In this article, our main aim is to focus on the notable changes made in intellectual property.
At the very outset, the terms of NAFTA were negotiated in the years 1991 to 1993, which means that its relevance over the years has diminished significantly. Considering that the internet and the concept of trade secrets in intellectual property were still in a state of infancy at the time, the attention given to the effect of these factors in the international sphere has been negligible.
Therefore, a need arose to amend the provisions thereof to reflect innovations taking place internationally in intellectual property. In December 2019, To accommodate this change, the USMCA Protocol amendment was brought about to include concepts and inventions that were omitted in the previous agreement and recent trends and changes.
The fundamental changes are as follows;
I. IP Rights Committee
One of the notable changes brought about by the USMCA is the establishment of a committee dedicated to dealing with intellectual property at length. The committee’s obligations may include;
- Exchange necessary and requisite information between the states
- Strengthen cross border enforcement of IP rights
- Consider issues relating to trade secrets and procedural fairness in IP litigation.
- Mediate disputes between parties in issues of geographical indications
- Schedule meetings on behalf of the states
II. Copyright and Trademark protection
The USMCA has extended the period allotted to copyrights and trademarks to 70 years after the author's death. For example, in Canadian law, the term granted for copyright protection is 50 years after the death of the author. However, as per the USMCA, the term of protection must be at least 75 years when the work was first published or 70 years after the remainder of the year of creation.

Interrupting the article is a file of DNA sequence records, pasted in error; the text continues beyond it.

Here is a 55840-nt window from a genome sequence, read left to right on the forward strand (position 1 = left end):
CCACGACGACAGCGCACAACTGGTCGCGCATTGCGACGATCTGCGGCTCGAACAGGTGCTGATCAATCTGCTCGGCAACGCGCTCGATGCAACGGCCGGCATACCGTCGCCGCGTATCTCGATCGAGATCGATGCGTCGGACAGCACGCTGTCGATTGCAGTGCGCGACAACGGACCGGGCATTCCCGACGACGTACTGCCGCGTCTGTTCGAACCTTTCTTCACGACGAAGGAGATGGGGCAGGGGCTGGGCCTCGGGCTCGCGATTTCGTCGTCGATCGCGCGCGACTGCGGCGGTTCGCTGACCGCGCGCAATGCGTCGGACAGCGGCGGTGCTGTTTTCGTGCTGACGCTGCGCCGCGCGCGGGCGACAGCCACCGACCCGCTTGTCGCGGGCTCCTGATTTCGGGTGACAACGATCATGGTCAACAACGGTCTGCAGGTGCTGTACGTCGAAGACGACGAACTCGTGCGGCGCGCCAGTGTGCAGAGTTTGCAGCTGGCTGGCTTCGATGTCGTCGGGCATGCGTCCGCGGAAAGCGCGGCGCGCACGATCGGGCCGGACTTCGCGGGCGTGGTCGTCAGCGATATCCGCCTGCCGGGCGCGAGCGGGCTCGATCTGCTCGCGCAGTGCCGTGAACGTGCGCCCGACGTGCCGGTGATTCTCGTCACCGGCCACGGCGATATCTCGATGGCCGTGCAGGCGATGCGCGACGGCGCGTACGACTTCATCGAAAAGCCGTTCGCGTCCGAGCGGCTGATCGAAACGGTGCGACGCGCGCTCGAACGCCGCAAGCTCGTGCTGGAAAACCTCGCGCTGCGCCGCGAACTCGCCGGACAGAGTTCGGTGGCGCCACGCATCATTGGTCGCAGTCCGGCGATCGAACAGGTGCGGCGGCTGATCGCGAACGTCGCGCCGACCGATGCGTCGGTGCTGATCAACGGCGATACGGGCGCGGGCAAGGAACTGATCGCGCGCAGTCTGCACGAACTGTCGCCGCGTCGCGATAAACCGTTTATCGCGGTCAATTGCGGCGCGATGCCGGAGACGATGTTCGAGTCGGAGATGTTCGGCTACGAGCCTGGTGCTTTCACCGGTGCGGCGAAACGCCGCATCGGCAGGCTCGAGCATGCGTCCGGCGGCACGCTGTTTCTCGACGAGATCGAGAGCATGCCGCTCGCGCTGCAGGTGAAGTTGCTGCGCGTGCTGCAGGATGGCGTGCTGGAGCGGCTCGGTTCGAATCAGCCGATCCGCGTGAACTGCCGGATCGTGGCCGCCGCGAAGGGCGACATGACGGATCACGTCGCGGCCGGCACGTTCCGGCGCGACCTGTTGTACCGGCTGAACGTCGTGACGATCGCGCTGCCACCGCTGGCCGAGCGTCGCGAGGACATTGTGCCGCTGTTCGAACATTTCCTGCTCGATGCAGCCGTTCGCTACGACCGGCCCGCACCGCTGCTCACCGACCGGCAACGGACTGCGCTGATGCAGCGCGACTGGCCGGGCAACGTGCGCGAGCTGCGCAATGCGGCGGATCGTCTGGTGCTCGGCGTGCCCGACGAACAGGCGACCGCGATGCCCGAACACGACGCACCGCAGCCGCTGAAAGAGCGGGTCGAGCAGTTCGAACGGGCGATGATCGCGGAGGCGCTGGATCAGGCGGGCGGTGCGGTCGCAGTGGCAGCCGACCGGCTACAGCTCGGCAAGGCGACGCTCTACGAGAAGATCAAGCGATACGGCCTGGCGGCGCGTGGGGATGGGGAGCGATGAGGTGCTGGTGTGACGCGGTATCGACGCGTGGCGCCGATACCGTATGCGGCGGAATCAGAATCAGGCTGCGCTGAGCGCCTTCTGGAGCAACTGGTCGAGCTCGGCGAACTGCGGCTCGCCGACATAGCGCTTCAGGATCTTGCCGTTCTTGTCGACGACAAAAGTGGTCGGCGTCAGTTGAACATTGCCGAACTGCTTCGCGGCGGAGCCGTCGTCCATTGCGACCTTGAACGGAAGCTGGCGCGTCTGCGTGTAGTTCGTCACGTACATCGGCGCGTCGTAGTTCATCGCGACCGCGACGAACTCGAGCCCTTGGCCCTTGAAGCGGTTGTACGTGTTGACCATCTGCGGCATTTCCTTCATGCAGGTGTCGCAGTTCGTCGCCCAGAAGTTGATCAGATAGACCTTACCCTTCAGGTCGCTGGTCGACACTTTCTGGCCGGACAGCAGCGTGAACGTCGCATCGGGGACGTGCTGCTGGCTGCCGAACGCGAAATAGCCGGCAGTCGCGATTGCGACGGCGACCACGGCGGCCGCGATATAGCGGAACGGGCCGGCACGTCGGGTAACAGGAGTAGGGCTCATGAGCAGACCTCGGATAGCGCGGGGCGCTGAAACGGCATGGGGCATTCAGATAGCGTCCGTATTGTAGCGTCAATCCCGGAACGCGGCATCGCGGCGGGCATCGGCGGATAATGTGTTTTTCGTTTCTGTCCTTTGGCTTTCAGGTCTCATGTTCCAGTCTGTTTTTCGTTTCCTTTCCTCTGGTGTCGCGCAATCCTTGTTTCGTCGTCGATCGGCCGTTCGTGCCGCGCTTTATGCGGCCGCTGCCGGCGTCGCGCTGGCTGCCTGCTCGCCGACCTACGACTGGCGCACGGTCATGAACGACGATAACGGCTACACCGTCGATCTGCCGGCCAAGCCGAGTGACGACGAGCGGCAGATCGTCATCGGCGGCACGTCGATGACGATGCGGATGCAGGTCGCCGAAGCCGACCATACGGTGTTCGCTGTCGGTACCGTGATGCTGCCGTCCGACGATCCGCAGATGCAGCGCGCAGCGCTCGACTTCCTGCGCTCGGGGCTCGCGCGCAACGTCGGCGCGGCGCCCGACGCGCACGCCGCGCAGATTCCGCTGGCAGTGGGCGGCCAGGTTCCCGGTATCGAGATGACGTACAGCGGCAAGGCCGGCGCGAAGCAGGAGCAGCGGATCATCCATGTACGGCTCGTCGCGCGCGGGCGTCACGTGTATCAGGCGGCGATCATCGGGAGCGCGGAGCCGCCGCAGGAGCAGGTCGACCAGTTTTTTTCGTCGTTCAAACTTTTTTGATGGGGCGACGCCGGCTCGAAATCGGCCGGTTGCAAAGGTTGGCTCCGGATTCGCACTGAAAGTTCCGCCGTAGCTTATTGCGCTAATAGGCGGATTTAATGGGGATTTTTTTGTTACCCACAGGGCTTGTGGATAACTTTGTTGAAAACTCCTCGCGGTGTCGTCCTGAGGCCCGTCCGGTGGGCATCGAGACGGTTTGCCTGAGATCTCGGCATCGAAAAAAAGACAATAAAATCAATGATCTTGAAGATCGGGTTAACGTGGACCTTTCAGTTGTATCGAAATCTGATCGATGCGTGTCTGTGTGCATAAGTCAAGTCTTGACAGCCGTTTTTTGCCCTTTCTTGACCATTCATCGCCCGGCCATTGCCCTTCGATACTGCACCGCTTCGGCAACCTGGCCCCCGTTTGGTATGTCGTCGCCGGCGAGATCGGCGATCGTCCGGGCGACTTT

Under NAFTA, the protection granted was only for 50 years after the death of the author.
In the case of trademarks also, the protection granted has been exceeded, wherein initial registration has been granted for ten years, concerning which it is the responsibility of the state to maintain an electronic record of their trademark applications.
III. IP Enforcement Procedures
In the digital age, IP becomes even more susceptible to infringement; therefore, there is a need to make procedures available to enforce IP rights in the digital environment. This includes an obligation to provide effective and expeditious measures to take action against copyright infringers. Further, it is essential to explicitly make these infringers liable to criminal penalties. The USMCA aims to bring each state party's regional and national laws to the agreement under a blanket system.
IV. Trade secret protection
Although NAFTA addressed the concept of the trade secret, drafters did not emphasize much on the extent thereof. However, in the subsequent years, considering the importance and growth of trade secrets, there is a need to protect these rights, especially in a high-tech society.